Staedler: We must stand up against blighted properties
Former Church of Christ Scientist building viewed from North First Street. Photo by Bob Staedler.

The H.G. Wade Warehouse caught fire in the Alviso district of San Jose on June 25. This made me think about another structure that is vulnerable to fire, the historic Church of Christ Scientist building.

It’s located just north of St. James Park and looks like a background building in a dystopian movie. Calling it blight would be kind at best — it’s an utter embarrassment to San Jose.

The historic building was due to be renovated per an agreement between Green Valley Corporation dba Barry Swenson Builder as approved in Dec. 2003, amended in Feb. 2009 and ultimately assigned to Fulton Street Ventures LLC in March 2017.

Former Church of Christ Scientist building roof viewed from North Second Street. Photo by Bob Staedler.

The building has gone from proposed renovated amenity of a housing development project called Park View Towers to a commodity that Green Valley Enterprises monetized for a large financial gain, all while the building has become a huge nuisance, blight and eyesore. Green Valley Enterprises paid $1.35 million (or $23.71 per square foot) for the property. They sold it for $8 million dollars in April 2017.

Let us be crystal clear who took over the proposed development project: Fulton Street Ventures.

Fulton Street Ventures is an entity managed by Z&L Properties. Z&L has a troubled track record in downtown San Jose development as demonstrated by its 188 West St. James project, formerly known as Silvery Towers. It’s been years since the project began and it’s unclear when it will be finished.

Z&L’s website states that it will begin sales in late summer 2019. If you don’t know why the property was rebranded to 188 West St. James, let me just show you the Google search suggestions that comes up when you type in Silvery Towers:

This same developer now has several properties under its control in downtown San Jose. Another development it owns is the former Greyhound bus terminal site.

Vacant former Greyhound Bus Lines building entrance on South Almaden Avenue. Photo by Bob Staedler.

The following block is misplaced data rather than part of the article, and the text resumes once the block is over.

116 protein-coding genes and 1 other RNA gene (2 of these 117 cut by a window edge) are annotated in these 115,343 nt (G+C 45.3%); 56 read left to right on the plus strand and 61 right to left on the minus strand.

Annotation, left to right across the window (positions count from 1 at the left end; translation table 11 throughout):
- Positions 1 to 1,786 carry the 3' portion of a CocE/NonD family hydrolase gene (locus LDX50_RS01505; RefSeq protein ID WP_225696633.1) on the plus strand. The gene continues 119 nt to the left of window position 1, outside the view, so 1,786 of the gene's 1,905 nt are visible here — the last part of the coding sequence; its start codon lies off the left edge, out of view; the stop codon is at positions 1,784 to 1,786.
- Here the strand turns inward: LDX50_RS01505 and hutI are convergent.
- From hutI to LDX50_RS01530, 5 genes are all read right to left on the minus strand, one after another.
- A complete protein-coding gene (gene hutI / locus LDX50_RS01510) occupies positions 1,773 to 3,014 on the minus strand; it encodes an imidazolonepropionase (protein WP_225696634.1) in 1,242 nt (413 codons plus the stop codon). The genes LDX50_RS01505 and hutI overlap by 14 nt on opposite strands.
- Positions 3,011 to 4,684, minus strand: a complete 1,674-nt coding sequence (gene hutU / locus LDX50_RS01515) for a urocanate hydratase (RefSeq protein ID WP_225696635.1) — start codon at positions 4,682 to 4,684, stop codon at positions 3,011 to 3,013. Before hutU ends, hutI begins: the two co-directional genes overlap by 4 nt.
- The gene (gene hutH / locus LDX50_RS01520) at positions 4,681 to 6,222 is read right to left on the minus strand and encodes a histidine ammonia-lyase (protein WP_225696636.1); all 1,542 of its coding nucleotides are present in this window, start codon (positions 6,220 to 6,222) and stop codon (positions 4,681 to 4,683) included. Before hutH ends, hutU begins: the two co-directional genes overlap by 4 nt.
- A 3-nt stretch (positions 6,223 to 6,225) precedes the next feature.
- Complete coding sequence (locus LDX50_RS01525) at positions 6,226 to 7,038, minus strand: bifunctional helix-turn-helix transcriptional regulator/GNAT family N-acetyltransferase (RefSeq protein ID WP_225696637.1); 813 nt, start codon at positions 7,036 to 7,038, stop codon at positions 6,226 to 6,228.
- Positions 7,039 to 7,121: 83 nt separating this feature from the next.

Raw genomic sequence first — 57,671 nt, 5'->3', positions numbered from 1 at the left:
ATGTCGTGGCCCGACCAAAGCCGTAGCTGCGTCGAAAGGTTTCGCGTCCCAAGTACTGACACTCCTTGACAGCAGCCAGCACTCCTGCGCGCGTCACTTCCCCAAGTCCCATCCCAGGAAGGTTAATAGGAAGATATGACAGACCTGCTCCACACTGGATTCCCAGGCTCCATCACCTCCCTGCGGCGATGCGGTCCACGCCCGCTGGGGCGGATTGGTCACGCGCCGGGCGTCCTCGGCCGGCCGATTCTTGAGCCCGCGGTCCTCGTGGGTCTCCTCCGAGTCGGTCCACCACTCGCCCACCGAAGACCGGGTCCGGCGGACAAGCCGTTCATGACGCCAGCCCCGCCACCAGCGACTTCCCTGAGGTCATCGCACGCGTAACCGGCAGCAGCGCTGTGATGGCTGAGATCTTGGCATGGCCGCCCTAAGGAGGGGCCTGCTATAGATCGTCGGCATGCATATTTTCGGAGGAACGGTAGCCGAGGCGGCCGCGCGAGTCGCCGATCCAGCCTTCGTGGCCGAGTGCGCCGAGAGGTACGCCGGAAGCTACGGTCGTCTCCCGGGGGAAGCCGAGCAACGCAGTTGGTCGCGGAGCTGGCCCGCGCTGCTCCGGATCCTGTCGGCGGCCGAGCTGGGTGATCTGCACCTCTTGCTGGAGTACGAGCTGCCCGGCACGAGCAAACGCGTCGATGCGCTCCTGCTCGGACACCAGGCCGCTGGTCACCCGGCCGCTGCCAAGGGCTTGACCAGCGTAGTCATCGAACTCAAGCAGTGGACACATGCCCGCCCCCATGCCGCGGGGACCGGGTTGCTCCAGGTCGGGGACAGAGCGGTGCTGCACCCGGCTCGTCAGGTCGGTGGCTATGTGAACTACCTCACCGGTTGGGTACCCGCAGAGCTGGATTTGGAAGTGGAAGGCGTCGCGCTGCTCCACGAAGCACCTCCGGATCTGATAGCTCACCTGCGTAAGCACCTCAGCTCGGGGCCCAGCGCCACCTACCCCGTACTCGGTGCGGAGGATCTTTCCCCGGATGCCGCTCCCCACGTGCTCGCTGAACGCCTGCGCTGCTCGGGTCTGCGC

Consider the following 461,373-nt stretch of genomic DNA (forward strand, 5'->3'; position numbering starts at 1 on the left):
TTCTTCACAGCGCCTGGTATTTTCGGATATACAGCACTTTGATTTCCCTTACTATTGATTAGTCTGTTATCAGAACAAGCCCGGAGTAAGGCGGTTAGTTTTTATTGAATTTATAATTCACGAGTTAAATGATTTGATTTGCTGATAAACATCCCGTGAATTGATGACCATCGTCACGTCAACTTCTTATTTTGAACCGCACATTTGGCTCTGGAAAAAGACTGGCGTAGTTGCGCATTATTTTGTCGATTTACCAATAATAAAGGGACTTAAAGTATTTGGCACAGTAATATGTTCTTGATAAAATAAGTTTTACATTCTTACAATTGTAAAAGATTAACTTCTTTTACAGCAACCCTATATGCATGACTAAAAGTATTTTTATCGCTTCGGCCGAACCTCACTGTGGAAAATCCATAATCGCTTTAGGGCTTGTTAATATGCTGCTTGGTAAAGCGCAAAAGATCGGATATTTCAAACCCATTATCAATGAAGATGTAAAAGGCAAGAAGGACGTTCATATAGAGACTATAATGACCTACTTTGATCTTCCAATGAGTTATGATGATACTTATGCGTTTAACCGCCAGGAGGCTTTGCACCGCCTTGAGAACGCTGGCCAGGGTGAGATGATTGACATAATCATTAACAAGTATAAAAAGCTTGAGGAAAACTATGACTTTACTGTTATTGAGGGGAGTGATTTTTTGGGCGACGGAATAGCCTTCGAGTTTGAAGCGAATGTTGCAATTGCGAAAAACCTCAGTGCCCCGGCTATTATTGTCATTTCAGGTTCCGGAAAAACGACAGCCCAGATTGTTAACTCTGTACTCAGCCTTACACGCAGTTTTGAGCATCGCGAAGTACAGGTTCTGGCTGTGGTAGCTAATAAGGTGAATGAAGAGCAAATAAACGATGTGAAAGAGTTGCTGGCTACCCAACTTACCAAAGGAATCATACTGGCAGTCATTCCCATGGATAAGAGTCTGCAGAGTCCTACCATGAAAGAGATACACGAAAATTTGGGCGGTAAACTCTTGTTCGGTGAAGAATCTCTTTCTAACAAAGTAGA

The Greyhound site is located at 60 South Almaden Avenue and was purchased in April 2016. KT Properties under a single purpose entity bought the property from Greyhound Lines Inc. for $33.5 million, and then the same day sold it to Full Standard Properties for $39 million. That was for a property with approved development entitlements.

I researched the approvals for this property and per a permit adjustment application on Aug. 11, 2020, the final one-year extension was given. That means the site’s approvals are gone, meaning the value should be significantly lower. The application shows Full Standard Properties, LLC as the property owner and lists care of Z&L Properties.

Letting the value of the property diminish while being unable to begin construction is troubling to say the least. It’s another blighted property in danger of catching fire as vacant buildings are these days.

There is little the city can do on the Greyhound property. However, it has multiple options for applying pressure on the historic Church of Christ Scientist development site.

The site is still controlled by a legally binding agreement between Z&L and the city. As with most agreements, there are terms and conditions that each party must honor or one party becomes in default. At that time, the non-default party can pursue legal action or contractual remedies listed in the agreement. The agreement for the Church of Christ Scientist site required the developer to complete all development in five years.

Here is their development timeline from the document:

  • Site Development Permit & Amendment approved on April 22, 2016
  • Historic Preservation Permit approved on May 15, 2015
  • Grading/Foundation Permit ready to be issued and expires Dec. 22, 2017
  • Fulton Street Ventures LLC closes escrow on land on April 14, 2017
  • Issuance of Building Permit on Aug. 1, 2017
  • Commence Construction on Sept. 15, 2017

As you can see by its current condition and the lack of development, that timeline wasn’t executed. In the binding agreement between Z&L and the city, there is a repurchase document shown below. Here are the terms to exercise the right to repurchase:

The other option available to the city is to revoke their Historic Preservation Permit Amendment. Item number 50 states:

I personally believe that this property presently creates a nuisance. The city should notify Z&L that it’s considering options to either repurchase the property or explore revoking its Historic Preservation Permit Amendment.

San Jose should also consider creating a blight tax on large vacant parcels such as the Greyhound site. It’s not acceptable and something needs to be done. Oakland voters approved Measure W, the Oakland Vacant Property Tax, which establishes an annual tax of $3,000 to $6,000.

It is often discussed around San Jose that if Z&L doesn’t have any respect for the city, why are they still holding onto these properties? The progress of 188 West St. James does not provide any level of confidence that things will change soon on these two properties.

The fire danger on the historic Church of Christ Scientist building increases by the day. Over the last 20 years there have been four or so significant historic structures that caught fire. The H.G. Wade Warehouse is just the latest one that could have been avoided.

Demolition by neglect is happening right before our eyes. We need to stand up and tell Z&L it can’t do this to our community.

San José Spotlight columnist Bob Staedler is a principal at Silicon Valley Synergy, a San Jose-based land use and development consulting firm. His columns appear every first Monday of the month. Contact Bob at [email protected] or follow @BobStaedler on Twitter.

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